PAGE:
The Taliban’s violent crackdown on a women’s rights demonstration in Kabul last weekend marks an alarming and unlawful escalation of efforts to suppress peaceful protest and free speech in Afghanistan.
Human Rights Watch spoke with two protesters and a witness and reviewed video footage of the incident.
Armed Taliban members were already present when women gathered at a planned meeting place on January 16, reinforcing organizers’ fears that the authorities had infiltrated their communications. Some fled when they saw the Taliban, but about 25 women started marching to Kabul University as planned. Taliban members pointed firearms at the marchers, threatening and insulting them, calling them “puppets of the West” and “whores.” One protester said Taliban members also assaulted bystanders filming the protest and took their phones, which an AFP reporter confirmed.
As the protesters reached Kabul University, a larger Taliban group was waiting in pickup trucks and surrounded the women. Two protesters told Human Rights Watch that Taliban members used an electric device to shock one of them and other protesters. As the protesters tried to escape the Taliban encirclement, they were sprayed with a chemical substance such as pepper spray that caused severe irritation of their skin, eyes, and respiratory tract. A protester said she was still experiencing coughing and painful skin irritation 24 hours later. She said Taliban members hit her and physically assaulted other protesters. They followed some of the protesters as they began to make their way home.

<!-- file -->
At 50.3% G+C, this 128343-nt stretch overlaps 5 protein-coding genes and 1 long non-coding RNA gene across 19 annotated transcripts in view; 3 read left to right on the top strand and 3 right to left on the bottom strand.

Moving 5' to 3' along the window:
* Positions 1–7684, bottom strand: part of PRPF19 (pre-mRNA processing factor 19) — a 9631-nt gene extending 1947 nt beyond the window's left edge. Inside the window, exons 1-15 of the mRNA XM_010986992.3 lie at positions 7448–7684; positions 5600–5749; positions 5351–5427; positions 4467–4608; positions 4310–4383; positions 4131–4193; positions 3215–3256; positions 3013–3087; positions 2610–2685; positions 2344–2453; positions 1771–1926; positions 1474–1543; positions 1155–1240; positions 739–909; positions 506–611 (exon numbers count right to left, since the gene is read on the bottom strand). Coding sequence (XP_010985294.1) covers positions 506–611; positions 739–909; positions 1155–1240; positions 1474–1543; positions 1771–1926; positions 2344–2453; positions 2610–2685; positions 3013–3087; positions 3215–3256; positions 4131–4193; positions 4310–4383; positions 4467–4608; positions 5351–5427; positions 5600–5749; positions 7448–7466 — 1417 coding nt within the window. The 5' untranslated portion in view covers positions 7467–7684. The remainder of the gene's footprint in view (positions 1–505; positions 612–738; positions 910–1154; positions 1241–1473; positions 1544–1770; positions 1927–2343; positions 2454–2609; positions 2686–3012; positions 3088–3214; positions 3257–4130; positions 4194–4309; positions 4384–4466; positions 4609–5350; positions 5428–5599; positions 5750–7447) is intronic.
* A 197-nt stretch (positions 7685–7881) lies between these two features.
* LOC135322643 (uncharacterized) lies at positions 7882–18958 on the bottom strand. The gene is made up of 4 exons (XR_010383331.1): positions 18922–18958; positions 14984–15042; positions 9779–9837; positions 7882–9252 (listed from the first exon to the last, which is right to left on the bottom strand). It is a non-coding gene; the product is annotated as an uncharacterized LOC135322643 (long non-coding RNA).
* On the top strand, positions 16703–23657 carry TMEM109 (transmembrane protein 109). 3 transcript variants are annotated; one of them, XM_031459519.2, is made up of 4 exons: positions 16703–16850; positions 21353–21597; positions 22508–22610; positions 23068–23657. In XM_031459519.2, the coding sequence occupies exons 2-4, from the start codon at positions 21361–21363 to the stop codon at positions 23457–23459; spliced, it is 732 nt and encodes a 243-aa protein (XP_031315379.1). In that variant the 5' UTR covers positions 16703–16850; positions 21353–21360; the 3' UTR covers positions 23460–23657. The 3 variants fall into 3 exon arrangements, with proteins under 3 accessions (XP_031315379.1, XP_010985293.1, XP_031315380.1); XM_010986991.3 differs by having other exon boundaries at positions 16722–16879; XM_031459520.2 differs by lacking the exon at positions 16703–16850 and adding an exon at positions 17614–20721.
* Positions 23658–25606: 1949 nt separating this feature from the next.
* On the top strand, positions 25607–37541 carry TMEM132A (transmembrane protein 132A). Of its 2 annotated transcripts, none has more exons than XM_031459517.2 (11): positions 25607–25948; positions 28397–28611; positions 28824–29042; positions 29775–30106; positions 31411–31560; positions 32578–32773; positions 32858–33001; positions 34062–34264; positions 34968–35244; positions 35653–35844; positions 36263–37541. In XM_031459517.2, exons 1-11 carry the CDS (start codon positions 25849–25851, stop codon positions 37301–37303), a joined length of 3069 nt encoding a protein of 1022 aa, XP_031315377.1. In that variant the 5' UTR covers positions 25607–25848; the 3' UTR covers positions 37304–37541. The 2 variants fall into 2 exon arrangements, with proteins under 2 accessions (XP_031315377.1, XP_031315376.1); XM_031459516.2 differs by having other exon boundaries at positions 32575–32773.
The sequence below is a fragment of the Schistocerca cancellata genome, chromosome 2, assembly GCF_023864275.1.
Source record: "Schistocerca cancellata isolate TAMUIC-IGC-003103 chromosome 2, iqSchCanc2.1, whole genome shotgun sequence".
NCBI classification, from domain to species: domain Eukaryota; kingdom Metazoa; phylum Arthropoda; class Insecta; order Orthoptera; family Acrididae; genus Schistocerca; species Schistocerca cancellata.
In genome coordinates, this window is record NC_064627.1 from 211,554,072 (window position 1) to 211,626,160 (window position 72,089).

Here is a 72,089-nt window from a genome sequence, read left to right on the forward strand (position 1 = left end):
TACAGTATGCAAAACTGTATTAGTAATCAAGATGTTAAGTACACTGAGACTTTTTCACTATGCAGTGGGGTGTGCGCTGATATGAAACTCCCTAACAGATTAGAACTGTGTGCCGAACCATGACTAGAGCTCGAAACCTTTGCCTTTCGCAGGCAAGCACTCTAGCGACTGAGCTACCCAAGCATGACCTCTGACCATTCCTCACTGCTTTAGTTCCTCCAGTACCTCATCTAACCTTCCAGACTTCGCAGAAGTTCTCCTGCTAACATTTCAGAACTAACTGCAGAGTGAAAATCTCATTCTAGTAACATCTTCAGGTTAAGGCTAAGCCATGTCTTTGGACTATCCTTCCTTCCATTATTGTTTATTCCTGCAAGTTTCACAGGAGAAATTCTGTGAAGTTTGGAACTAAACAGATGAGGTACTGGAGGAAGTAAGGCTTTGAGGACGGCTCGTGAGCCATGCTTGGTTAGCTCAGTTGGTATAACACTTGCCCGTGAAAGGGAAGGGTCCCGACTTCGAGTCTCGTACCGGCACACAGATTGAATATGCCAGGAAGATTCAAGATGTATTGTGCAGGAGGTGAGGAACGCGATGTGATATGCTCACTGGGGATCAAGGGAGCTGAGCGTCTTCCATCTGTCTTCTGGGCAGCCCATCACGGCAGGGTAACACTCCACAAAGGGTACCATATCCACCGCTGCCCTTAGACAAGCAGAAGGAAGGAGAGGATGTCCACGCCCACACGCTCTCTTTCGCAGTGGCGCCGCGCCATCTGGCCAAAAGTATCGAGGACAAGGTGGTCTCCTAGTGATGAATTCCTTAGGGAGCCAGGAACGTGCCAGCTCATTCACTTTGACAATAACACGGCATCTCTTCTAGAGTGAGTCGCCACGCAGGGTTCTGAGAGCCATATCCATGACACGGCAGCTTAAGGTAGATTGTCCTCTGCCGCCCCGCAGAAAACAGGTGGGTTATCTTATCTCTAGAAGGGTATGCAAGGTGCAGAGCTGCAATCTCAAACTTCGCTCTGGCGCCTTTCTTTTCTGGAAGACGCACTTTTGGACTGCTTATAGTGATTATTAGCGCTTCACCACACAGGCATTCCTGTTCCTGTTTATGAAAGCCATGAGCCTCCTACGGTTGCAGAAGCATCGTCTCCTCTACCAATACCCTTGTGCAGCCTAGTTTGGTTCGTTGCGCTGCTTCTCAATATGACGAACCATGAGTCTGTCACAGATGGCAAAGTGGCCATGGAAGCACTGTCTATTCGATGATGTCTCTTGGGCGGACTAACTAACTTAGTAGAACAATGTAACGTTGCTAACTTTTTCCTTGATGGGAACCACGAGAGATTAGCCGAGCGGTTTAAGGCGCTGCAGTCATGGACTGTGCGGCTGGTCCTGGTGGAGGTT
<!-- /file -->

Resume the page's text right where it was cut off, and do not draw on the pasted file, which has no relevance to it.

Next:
Since taking over Afghanistan on August 15, 2021, the Taliban have rolled back the rights of women and girls, including blocking access to education and employment for many. Women’s rights activists have staged a series of protests; the Taliban has responded by banning unauthorized protests.
International human rights law protects the right of peaceful assembly and requires authorities at all levels to facilitate such assemblies and avoid unnecessary or disproportionate restrictions on them. International standards prohibit the use of unnecessary or excessive force against protesters. The United Nations “Guidance on Less-Lethal Weapons in Law Enforcement” says that electrical weapons and chemical irritants should not be used in situations of purely passive resistance to orders from officials.